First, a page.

Engineering Humanity: The Downfall of Democracy
by Megan Bridges
The following article originally appeared in The Spectrum:
“Designer baby” is a term that first entered the American lexicon in 1985 to describe children who are created through means of in vitro fertilization and whose genetic material has been enhanced by genetic engineering. The term has been reinvigorated with recent advancements in germline manipulation, a highly controversial method that alters germ cells (sperm and eggs) and allows the changes to be inherited by subsequent generations.
Some advocates of germline manipulation believe it is necessary to prevent parents from passing harmful genetic diseases on to future generations. The technique of pre-implantation screening, however, already exists to serve this end; using in vitro fertilization, only healthy fertilized eggs are implanted and brought to term. Other proponents embrace the possibility of someday designing children to have desirable characteristics, like athletic and musical ability, intelligence, and attractiveness.
Why shouldn’t parents be allowed to enhance their children if that means giving them better opportunities in life?
Germline manipulation has tremendous biological and societal implications that must be considered in tandem with medical and technological advancements. Among the anticipated detriments of genetic engineering to individual and social well-being is its threat to democracy.
Democracy is built on two guiding principles: all individuals have equal value and all people are autonomous. Germline manipulation challenges hegemonic notions of equality and, perhaps even more troubling, infringes on the individual freedoms of the genetically modified persons in question.
In his seminal work, Remaking Eden: How Cloning and Beyond Will Change the Human Family, Princeton University biologist Lee Silver acknowledges that genetic engineering could lead to an unsettling future in which society is segregated between the “GenRich,” those who belong to an elite class whose parents could afford the expensive “designer baby” procedures, and the “Naturals,” those unaltered by genetic engineering. The story he tells is one of social and biological inequality, in which the GenRich control society. In this reality, people are quite literally born unequal.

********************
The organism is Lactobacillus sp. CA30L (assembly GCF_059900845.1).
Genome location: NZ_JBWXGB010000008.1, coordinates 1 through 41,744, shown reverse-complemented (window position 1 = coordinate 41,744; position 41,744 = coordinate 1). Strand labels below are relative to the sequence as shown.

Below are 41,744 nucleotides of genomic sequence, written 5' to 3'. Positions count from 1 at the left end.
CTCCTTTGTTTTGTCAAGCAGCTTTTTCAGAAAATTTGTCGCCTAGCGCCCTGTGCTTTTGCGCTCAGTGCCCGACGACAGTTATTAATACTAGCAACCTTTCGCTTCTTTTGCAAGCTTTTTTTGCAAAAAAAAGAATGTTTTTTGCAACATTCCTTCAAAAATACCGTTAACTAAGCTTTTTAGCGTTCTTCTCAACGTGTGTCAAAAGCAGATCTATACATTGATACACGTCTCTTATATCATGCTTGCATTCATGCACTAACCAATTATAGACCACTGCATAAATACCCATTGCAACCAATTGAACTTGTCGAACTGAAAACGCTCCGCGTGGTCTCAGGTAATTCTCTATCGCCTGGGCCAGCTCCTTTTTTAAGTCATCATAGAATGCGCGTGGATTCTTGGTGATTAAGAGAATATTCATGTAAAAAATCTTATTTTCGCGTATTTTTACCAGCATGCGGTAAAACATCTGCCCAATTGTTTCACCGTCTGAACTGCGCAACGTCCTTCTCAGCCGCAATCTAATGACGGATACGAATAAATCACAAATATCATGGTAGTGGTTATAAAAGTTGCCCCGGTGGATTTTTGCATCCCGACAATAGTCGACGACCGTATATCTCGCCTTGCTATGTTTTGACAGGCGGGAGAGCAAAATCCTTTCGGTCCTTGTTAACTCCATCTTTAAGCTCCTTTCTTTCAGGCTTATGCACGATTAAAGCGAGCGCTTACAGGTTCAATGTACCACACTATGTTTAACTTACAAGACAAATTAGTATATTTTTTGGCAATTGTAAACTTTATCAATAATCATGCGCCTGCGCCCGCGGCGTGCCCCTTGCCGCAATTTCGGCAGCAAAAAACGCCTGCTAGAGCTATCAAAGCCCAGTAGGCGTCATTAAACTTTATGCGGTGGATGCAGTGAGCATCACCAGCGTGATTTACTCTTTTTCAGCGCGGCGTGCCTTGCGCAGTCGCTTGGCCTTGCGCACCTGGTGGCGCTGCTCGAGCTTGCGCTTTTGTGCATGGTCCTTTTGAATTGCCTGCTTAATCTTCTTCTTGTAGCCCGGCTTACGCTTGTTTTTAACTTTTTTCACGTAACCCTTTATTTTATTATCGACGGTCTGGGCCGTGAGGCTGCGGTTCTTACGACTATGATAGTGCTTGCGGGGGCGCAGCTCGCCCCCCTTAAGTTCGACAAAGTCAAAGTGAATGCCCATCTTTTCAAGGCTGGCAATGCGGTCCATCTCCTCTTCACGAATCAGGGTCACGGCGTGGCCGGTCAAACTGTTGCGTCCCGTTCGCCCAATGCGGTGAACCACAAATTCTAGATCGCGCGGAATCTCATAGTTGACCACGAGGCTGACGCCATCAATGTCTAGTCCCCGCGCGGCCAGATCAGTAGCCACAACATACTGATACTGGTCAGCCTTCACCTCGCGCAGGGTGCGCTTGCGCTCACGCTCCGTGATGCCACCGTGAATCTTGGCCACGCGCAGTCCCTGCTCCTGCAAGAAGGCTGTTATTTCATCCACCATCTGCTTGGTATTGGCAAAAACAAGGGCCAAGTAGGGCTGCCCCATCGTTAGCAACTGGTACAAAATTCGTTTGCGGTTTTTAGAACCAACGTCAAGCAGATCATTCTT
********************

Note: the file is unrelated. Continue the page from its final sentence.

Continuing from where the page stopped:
The GenRich–who account for 10 percent of the American population–all carry synthetic genes. All aspects of economy, the media, the entertainment industry, and the knowledge industry are controlled by members of the GenRich class… Naturals work as low-paid service providers or as laborers… [eventually] the GenRich class and the Natural class will become entirely separate species with no ability to cross-breed, and with as much romantic interest in each other as a current human would have for a chimpanzee.
While it would be naïve to suggest that all individuals exist on an even playing field, our current sociopolitical system allows for social mobility by providing opportunities for individuals to transcend their socioeconomic conditions to achieve success. In the account Silver provides, however, social mobility is virtually impossible as the ruling class is biologically superior to the lower classes. The GenRich have the leg up because they transcend humanity.
Not only could genetic engineering foreseeably lead to an elite ruling class with little political participation from the Naturals, but it could also lead to enormous strains on international political systems. Jamie Metzl, a former member of the National Security Council, poses a hypothetical situation in which China has developed genetically modified people with “better brain capacities for innovation, who can work longer hours and increase productivity, and have stronger sensory perceptions.” Competition will force the United States and other international powers to decide between 1) doing nothing and risk losing their seat as a dominant global force; 2) beginning their own genetic engineering activities in a genetic arms race; or 3) working to stop genetic engineering activities in China through peaceful or military means. Germline manipulation threatens democracy both domestically and abroad.
In addition to the social repercussions of genetic engineering is its infringement of the individual freedom to make choices regarding self and body. The first generation of genetically modified children will essentially be lab experiments since it is unknown exactly how germline manipulation will affect human babies. For obvious reasons, the genetically engineered child cannot provide direct consent for the procedure. Therefore, the child must live with the decisions its parents made, for better or for worse. It is unethical to perform a potentially harmful elective procedure on a person unable to provide his or her consent.
Although genetic modification is an exciting possibility that would allow parents to perhaps exponentially improve the success of their children, it comes at a great cost to individual freedoms and existing sociopolitical systems. It directly conflicts with democratic values of equality and autonomy, and, if Silver’s predictions are correct, will lead to increased social stratification and injustice.